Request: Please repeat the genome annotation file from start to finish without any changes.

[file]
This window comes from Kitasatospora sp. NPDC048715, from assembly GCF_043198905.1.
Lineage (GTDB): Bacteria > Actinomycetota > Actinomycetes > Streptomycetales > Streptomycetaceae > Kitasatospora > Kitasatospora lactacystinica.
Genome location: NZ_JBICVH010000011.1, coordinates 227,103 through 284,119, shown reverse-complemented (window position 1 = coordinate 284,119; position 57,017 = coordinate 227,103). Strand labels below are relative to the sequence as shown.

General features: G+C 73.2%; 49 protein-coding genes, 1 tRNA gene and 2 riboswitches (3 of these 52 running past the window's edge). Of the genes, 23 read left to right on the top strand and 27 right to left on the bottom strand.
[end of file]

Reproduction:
This window comes from Kitasatospora sp. NPDC048715, from assembly GCF_043198905.1.
Lineage (GTDB): Bacteria > Actinomycetota > Actinomycetes > Streptomycetales > Streptomycetaceae > Kitasatospora > Kitasatospora lactacystinica.
Genome location: NZ_JBICVH010000011.1, coordinates 227,103 through 284,119, shown reverse-complemented (window position 1 = coordinate 284,119; position 57,017 = coordinate 227,103). Strand labels below are relative to the sequence as shown.

General features: G+C 73.2%; 49 protein-coding genes, 1 tRNA gene and 2 riboswitches (3 of these 52 running past the window's edge). Of the genes, 23 read left to right on the top strand and 27 right to left on the bottom strand.